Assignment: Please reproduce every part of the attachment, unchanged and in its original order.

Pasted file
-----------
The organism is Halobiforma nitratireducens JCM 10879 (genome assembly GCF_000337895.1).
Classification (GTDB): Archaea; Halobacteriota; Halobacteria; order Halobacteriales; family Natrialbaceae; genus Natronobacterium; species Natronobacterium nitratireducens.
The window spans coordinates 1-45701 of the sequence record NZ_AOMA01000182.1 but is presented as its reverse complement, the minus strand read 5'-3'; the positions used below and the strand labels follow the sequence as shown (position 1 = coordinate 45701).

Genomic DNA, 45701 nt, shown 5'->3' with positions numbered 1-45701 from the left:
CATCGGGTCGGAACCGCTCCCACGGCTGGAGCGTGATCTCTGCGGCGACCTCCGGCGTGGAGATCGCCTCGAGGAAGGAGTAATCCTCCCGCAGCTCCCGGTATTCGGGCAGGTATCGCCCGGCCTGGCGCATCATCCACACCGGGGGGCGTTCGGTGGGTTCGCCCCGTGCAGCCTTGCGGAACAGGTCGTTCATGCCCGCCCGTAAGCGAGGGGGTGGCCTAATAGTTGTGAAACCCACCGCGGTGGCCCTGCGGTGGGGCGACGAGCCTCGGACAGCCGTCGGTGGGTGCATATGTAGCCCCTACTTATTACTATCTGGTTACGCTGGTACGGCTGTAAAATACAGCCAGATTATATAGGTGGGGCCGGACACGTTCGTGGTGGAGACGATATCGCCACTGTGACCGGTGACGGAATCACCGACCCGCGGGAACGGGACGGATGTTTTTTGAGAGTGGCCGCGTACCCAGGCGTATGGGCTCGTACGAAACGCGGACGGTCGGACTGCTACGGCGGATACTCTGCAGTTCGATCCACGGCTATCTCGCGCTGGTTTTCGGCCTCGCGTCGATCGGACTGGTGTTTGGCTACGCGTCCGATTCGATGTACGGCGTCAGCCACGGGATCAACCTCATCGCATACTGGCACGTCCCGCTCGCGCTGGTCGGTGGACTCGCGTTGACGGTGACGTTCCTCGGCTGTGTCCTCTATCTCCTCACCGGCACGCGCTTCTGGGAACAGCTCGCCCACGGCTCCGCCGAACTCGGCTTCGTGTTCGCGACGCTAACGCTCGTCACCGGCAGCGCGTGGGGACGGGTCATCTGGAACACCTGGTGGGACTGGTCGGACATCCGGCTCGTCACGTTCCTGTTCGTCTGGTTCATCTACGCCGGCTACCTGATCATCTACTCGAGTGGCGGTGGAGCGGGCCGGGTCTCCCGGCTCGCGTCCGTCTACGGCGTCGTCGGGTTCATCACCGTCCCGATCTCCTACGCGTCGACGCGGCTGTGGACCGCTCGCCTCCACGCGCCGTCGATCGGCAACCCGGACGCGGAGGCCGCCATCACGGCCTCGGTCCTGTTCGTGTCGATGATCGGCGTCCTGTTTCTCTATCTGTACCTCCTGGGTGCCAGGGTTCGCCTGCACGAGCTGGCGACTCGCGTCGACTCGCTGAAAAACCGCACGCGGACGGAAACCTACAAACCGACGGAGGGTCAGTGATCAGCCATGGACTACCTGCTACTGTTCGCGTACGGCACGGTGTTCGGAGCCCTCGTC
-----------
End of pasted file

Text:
The organism is Halobiforma nitratireducens JCM 10879 (genome assembly GCF_000337895.1).
Classification (GTDB): Archaea; Halobacteriota; Halobacteria; order Halobacteriales; family Natrialbaceae; genus Natronobacterium; species Natronobacterium nitratireducens.
The window spans coordinates 1-45701 of the sequence record NZ_AOMA01000182.1 but is presented as its reverse complement, the minus strand read 5'-3'; the positions used below and the strand labels follow the sequence as shown (position 1 = coordinate 45701).

Genomic DNA, 45701 nt, shown 5'->3' with positions numbered 1-45701 from the left:
CATCGGGTCGGAACCGCTCCCACGGCTGGAGCGTGATCTCTGCGGCGACCTCCGGCGTGGAGATCGCCTCGAGGAAGGAGTAATCCTCCCGCAGCTCCCGGTATTCGGGCAGGTATCGCCCGGCCTGGCGCATCATCCACACCGGGGGGCGTTCGGTGGGTTCGCCCCGTGCAGCCTTGCGGAACAGGTCGTTCATGCCCGCCCGTAAGCGAGGGGGTGGCCTAATAGTTGTGAAACCCACCGCGGTGGCCCTGCGGTGGGGCGACGAGCCTCGGACAGCCGTCGGTGGGTGCATATGTAGCCCCTACTTATTACTATCTGGTTACGCTGGTACGGCTGTAAAATACAGCCAGATTATATAGGTGGGGCCGGACACGTTCGTGGTGGAGACGATATCGCCACTGTGACCGGTGACGGAATCACCGACCCGCGGGAACGGGACGGATGTTTTTTGAGAGTGGCCGCGTACCCAGGCGTATGGGCTCGTACGAAACGCGGACGGTCGGACTGCTACGGCGGATACTCTGCAGTTCGATCCACGGCTATCTCGCGCTGGTTTTCGGCCTCGCGTCGATCGGACTGGTGTTTGGCTACGCGTCCGATTCGATGTACGGCGTCAGCCACGGGATCAACCTCATCGCATACTGGCACGTCCCGCTCGCGCTGGTCGGTGGACTCGCGTTGACGGTGACGTTCCTCGGCTGTGTCCTCTATCTCCTCACCGGCACGCGCTTCTGGGAACAGCTCGCCCACGGCTCCGCCGAACTCGGCTTCGTGTTCGCGACGCTAACGCTCGTCACCGGCAGCGCGTGGGGACGGGTCATCTGGAACACCTGGTGGGACTGGTCGGACATCCGGCTCGTCACGTTCCTGTTCGTCTGGTTCATCTACGCCGGCTACCTGATCATCTACTCGAGTGGCGGTGGAGCGGGCCGGGTCTCCCGGCTCGCGTCCGTCTACGGCGTCGTCGGGTTCATCACCGTCCCGATCTCCTACGCGTCGACGCGGCTGTGGACCGCTCGCCTCCACGCGCCGTCGATCGGCAACCCGGACGCGGAGGCCGCCATCACGGCCTCGGTCCTGTTCGTGTCGATGATCGGCGTCCTGTTTCTCTATCTGTACCTCCTGGGTGCCAGGGTTCGCCTGCACGAGCTGGCGACTCGCGTCGACTCGCTGAAAAACCGCACGCGGACGGAAACCTACAAACCGACGGAGGGTCAGTGATCAGCCATGGACTACCTGCTACTGTTCGCGTACGGCACGGTGTTCGGAGCCCTCGTC